This is my favorite picture of Z Blue Lightening. He looks so much like Zap it's uncanny, even has that little twist to his nose, ♥. I bred and raised Blue from Rushcreek Carrye, and he has always been shoved to the back by his demanding relative, Thunder. It seemed like every time I'd plan to take Blue to a ride Thunder had scuffed him up, kicked him, bit him or something, and then Thunder would get to go to the ride. Many of my friends have ridden Blue on rides, he's my "dude" horse. Lazy as can be on a training ride but full of himself at an endurance ride, a little schizo. Even at that he has managed to travel 1,830 AERC miles. Maybe in 3 years he'll be a Decade Horse too! 

Some other fine horses have been sprinkled throughout my riding escapades. I even rode Les Carr's famous Tulip on a ride! Endurance has allowed me to ride in so many places I wouldn't have other wise, it has given me sensational adventures, and has also introduced me to many friends. AERC says I've ridden 338 sanctioned rides since 1985, that doesn't include all my pre-1985 rides as I already had 6,190 miles when AERC began to track with computer data. With the last few years the spotted horses have returned to my life and with them came some new goals, like the Chief Joseph ride. 

Ariding I have gone - and ariding I will continue to go! See you some where on the trail! 

Thursday, July 28, 2016

Bear Paw Battlefield Part 3 of the Chief Joseph Ride

The final portion of the 1,300+ mile journey would end at the Bear Paw Battlefield, 40 miles from freedom and the Canadian border. Volumes have been written regarding the Nez Perce, the battle and I won't attempt that here. Just google it and be amazed at all the people endured prior to Joseph's immortal words -
"Tell General Howard I know his heart. What he told me before I have in my heart. I am tired of fighting. Our chiefs are killed. Looking Glass is dead. Tu-hul-hul-sote is dead. The old men are all dead. It is the young men who say yes or no. He who led the young men [Ollokot] is dead. It is cold and we have no blankets. The little children are freezing to death. My people, some of them, have run away to the hills, and have no blankets, no food; no one knows where they are – perhaps freezing to death. I want to have time to look for my children and see how many of them I can find. Maybe I shall find them among the dead. Hear me, my chiefs. I am tired; my heart is sick and sad. From where the sun now stands I will fight no more forever."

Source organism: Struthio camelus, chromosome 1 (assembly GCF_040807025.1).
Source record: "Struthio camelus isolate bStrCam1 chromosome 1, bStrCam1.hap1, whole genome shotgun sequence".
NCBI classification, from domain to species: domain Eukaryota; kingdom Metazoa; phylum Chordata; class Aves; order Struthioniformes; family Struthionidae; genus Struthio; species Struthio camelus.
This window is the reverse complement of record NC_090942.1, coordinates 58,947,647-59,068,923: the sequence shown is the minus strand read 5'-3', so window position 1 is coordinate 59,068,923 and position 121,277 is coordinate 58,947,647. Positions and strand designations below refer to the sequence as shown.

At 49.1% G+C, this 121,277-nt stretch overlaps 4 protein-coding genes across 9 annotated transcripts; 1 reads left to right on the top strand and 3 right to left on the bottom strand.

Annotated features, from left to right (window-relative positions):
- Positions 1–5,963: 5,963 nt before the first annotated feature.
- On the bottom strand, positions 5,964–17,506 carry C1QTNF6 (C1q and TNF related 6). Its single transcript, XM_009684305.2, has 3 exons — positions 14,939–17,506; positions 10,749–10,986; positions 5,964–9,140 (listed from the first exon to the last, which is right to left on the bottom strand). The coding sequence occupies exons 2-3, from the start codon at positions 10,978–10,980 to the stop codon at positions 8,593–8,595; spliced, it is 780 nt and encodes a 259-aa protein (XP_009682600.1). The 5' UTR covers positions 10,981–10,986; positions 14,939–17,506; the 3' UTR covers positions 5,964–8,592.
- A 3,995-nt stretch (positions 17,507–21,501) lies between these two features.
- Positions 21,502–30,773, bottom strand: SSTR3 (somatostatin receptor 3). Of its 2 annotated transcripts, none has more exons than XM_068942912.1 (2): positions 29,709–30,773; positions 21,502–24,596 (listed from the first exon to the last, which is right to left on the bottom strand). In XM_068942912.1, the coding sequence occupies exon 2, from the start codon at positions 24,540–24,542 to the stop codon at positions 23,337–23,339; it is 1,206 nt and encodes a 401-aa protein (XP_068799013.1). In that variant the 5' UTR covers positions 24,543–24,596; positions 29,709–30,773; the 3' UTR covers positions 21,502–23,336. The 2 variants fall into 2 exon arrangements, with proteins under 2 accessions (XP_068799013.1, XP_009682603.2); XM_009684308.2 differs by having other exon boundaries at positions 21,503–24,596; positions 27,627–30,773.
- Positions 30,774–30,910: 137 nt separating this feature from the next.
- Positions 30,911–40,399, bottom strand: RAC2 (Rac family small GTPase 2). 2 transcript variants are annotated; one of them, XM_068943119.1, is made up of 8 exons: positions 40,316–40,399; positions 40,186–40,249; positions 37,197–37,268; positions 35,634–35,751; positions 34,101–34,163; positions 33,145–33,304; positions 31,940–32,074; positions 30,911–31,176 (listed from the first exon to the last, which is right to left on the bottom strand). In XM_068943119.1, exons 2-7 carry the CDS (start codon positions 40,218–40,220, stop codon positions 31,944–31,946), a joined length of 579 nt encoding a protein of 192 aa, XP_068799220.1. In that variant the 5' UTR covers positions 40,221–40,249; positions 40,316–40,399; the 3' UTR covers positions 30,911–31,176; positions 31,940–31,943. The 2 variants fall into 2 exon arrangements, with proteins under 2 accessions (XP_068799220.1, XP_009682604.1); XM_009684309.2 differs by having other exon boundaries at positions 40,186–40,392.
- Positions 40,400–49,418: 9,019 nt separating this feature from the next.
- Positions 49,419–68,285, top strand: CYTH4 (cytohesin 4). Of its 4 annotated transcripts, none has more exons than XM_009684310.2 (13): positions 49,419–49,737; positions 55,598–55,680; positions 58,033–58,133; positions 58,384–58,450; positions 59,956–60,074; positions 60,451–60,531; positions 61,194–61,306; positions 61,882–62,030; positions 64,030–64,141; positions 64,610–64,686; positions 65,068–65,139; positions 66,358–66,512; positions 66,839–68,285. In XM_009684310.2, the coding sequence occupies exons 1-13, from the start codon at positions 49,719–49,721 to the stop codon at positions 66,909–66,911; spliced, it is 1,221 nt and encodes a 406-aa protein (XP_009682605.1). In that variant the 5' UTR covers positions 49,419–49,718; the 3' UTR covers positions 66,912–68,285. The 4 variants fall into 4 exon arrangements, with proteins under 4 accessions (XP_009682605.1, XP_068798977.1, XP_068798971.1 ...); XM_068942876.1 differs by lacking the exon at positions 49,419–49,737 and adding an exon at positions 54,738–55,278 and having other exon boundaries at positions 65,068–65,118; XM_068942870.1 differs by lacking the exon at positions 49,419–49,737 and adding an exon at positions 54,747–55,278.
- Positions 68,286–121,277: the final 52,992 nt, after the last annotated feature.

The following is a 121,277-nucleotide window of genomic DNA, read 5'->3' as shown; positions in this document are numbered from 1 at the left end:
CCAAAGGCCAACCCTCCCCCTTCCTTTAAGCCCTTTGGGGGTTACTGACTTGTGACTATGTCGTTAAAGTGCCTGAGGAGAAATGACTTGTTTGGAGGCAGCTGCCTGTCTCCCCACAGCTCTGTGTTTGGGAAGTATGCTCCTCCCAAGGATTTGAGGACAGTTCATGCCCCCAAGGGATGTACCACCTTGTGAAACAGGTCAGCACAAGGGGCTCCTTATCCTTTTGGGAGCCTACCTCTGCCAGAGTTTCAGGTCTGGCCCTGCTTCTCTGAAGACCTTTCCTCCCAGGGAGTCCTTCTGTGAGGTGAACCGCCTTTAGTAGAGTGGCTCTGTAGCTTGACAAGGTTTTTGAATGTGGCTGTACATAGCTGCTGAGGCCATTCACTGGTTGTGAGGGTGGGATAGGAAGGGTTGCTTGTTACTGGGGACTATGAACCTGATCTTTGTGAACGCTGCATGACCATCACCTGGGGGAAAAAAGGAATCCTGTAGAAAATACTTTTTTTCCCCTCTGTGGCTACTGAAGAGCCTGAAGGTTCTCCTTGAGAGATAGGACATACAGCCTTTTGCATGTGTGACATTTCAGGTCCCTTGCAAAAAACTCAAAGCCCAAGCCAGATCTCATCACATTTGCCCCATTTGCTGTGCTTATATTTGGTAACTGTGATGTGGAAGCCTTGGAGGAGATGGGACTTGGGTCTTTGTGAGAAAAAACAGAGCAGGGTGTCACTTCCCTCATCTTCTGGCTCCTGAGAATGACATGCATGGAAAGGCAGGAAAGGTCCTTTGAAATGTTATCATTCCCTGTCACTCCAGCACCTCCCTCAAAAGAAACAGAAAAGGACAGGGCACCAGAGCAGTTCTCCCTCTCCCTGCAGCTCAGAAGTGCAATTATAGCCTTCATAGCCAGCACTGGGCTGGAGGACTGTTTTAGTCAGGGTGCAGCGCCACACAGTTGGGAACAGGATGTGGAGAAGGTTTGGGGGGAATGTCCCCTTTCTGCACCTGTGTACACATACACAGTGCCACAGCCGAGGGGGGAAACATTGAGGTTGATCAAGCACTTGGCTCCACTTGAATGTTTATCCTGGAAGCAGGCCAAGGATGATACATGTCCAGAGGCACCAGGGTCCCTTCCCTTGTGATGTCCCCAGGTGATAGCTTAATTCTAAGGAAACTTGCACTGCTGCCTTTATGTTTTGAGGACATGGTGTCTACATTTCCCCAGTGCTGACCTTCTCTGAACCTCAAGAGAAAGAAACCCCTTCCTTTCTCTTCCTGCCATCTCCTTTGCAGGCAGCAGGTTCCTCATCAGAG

As riders neared camp on the last day of the ride this year, they entered the Bear Paw Battlefield area and circled the flag and the monument. It was a time of sorrow. A time of reverence for all who had suffered and died in this very spot. 
April Herrin captured the moment here in this beautiful photo of Kristen Reiter riding past the flag at half mast in respect for the dead. 

I walked around the Battlefield and looked at the markers and read the signs. This marked where Chief Ollikot was killed. 

A ceremony like none other then took place at the Bear Paw Battlefield. The Nez Perce of all ages rode out in their finest regalia. Three Nez Perce men beat on the drum and sang traditional song. 

The Empty Saddle presentation was made by the youth of the Nez Perce.

Otis Halfmoon and Emmit Taylor Jr, of The Nez Perce tribe, told us much of the Nez Perce and Bear Paw Battlefield history and that through forgiveness comes healing.

They say a picture says a 1,000 words.

Nez Perce, young and old, participated in the Healing Ceremony.

It was a very moving tribute to not only the Nez Perce but also to our veterans. After the ceremony and after dinner, Seymour Young Dog, gave the closing speech and prayer to this years Chief Joseph Trail Ride. 

The ride resets and starts back at the beginning next year, Joseph, OR.. It will be another 13 years before the ride returns to the Battlefield. Come join us for a unique experience. More information can be found on the ApHC website. 

Wednesday, July 27, 2016

FUNdraising & Awards at Chief Joe

The Chief Joseph Trail Ride overflows with activity for all ages from sun up to sundown.

First at 5:30AM or close to it, music would ooze through the dawn thanks to Dr Rustebakke. Be thankful I didn't find that version on youtube! LOL